This post originally appeared on Bookstr.
Sometimes you don’t want to dive into the worlds of expansive novels but would rather start and finish a book in the same day. Sometimes you simply don’t have enough time to devote to The Infinite Jest or Anna Karenina. Short novels and novellas can be read in an afternoon and can be just as effective as a 1000-page novel or lengthy series. These nine stories are a master class in pithy style.
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Flowers for Algernon, by Daniel Keyes
Keyes’ story is the prime example of short but powerful. This study of the human condition is about Charlie Gordon, a mentally unstable man, who undergoes surgery to increase his intelligence and mental abilities. Somehow so short of a story (only 23 pages) has such a profound effect, and few can finish it without shedding some tears. Note—this is the story version, not the novel!
The Giver, by Lois Lowry
The Giver is many people’s first experience with a dystopian novel. Through the perspective of Jonas, the new Receiver of Memory, we see a world without pain, suffering, and emotional depth. Through the memories of the old Receiver, Jonas is exposed to a time where emotions and landscape were unique and, at times, painful. Jonas is then determined to break free from this world of uniformity.
Annihilation, by Jeff VanDermeer
Science fiction fans will not be able to put down book one of the Southern Reach Trilogy. Four female scientists go to explore Area X, a land with mutated vegetation and cut off from the rest of society. Despite the fact that 11 groups of scientists went missing or died after studying the weird nature, the mystery and looming threat of the land constantly draws people to volunteer for these missions. What do you think will happen to group 12?
The Metamorphosis, by Franz Kafka
Gregor Samsa awakens one day as a cockroach. In less than 50 pages, Kafka explores a wide range of emotions to portray what it’s like to live as a total outcast.
Notes from Underground, by Fyodor Dostoyevsky
Notes from Underground is considered to be the first existential novel. Despite being known for his longer works, Dostoevsky’s philosophical tale, told from the perspective of the Underground man, is perhaps the most influential, helping to inspire the modernist movement along with other bleak philosophical narratives.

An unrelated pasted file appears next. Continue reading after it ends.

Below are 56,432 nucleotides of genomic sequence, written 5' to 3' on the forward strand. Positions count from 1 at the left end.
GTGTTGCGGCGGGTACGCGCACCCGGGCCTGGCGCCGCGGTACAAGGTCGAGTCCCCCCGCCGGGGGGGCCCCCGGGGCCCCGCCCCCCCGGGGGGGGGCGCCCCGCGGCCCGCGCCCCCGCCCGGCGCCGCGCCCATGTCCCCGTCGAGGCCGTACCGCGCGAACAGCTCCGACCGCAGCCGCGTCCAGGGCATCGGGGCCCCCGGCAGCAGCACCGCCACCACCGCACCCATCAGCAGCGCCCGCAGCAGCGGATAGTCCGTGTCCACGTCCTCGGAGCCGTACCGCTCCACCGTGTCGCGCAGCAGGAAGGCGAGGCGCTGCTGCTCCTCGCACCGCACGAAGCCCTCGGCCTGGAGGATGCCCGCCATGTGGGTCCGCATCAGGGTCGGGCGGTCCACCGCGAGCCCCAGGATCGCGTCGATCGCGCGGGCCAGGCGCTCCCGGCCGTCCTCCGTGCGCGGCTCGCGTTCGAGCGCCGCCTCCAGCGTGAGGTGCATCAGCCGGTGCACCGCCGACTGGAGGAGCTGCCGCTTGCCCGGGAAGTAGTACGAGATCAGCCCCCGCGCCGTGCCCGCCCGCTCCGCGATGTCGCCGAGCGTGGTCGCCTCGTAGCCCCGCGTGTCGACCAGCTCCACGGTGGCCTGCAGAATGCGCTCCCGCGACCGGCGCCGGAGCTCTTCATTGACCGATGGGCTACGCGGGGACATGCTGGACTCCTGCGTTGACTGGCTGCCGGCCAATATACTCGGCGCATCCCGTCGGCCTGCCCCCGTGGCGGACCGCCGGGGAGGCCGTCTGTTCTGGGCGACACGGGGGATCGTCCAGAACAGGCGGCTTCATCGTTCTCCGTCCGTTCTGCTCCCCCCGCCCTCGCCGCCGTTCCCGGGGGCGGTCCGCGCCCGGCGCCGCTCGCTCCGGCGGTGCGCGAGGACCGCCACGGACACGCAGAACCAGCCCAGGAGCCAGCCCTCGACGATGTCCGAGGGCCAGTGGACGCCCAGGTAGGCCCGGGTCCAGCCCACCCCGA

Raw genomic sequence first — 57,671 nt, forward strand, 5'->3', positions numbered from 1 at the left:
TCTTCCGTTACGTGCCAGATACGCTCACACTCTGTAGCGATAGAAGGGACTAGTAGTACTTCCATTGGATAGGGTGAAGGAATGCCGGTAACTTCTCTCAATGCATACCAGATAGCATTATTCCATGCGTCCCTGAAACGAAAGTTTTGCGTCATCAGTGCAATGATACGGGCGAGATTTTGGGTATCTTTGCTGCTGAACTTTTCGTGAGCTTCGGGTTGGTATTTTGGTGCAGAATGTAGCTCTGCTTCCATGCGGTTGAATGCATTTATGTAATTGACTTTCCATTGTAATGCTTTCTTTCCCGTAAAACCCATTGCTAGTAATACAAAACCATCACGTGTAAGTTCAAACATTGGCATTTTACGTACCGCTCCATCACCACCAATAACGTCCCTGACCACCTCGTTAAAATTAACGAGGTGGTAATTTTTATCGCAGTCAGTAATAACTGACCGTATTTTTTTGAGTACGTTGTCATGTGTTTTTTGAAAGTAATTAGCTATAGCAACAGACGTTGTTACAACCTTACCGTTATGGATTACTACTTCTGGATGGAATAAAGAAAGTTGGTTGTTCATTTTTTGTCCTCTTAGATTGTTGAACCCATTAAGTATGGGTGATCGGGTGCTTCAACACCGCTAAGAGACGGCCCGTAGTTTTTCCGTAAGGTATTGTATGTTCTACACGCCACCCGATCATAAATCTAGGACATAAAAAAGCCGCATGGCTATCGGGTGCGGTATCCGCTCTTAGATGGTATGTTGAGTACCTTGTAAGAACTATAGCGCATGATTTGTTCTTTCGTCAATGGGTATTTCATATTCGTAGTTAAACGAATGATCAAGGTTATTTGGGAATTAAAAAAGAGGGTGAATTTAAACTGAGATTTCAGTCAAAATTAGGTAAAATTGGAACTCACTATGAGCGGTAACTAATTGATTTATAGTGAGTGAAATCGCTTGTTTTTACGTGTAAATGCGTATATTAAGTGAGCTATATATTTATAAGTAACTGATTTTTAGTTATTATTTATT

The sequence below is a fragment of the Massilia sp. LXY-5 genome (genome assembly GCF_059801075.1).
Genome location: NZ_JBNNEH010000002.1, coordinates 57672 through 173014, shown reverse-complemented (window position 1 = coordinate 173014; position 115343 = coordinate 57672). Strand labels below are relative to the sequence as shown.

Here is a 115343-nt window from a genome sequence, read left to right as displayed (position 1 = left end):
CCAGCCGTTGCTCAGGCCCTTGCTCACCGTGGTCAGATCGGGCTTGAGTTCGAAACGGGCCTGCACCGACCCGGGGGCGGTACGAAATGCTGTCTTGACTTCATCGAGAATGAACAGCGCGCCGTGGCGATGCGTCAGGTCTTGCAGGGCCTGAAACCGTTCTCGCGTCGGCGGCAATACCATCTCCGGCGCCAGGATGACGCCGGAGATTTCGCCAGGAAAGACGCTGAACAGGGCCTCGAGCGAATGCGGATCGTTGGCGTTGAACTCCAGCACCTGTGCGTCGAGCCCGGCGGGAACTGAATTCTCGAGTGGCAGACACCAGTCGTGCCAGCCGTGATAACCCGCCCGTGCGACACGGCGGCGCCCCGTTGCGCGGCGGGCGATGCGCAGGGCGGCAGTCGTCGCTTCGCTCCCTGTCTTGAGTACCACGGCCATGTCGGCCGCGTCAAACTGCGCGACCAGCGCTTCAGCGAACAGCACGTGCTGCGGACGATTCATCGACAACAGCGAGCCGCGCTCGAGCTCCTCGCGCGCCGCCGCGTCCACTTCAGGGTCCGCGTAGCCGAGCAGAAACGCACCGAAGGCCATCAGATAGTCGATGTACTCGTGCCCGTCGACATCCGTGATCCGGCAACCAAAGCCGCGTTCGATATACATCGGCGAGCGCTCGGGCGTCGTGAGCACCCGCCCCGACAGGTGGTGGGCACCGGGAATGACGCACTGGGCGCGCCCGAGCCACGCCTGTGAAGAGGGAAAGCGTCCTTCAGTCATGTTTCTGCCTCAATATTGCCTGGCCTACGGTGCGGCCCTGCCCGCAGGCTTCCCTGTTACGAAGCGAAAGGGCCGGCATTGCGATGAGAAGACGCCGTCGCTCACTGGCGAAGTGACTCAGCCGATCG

A Room of One’s Own, by Virginia Woolf
What about the women who had Shakespeare’s genius but none of his opportunities? Our protagonist, Mary Beton, explores these themes in Woolf’s feminist essay. After researching why women are treated as less than men, she finds that most people writing about women are angry men and that most women writers don’t have the money or space to create their own work.
Jesus’ Son, by Denis Johnson
This short story collection details fragments of an unnamed drug addict’s life. The collection is very short but the characters and Johnson’s writing are so lively, you’ll be entirely entranced until you finish.
The Crying of Lot 49, by Thomas Pynchon
A great introduction into the weird world of Pynchon and postmodern literature. On the surface, this is an engaging mystery story but in the subtext, Pynchon asks questions about art and pieces together thoughts from the philosophers of the modernist movement in ways never before discussed.
The Old Man and the Sea, by Ernest Hemingway
Hemingway’s utterly-heartbreaking story of an old struggling fisherman is a classic must-read. Santiago goes out after 84 days of not catching a fish to find what would be his greatest catch yet and restore some respect back in his community. You can start and finish the book in one afternoon but Santiago’s endeavors and dreams will stay with you long after you finish the novel.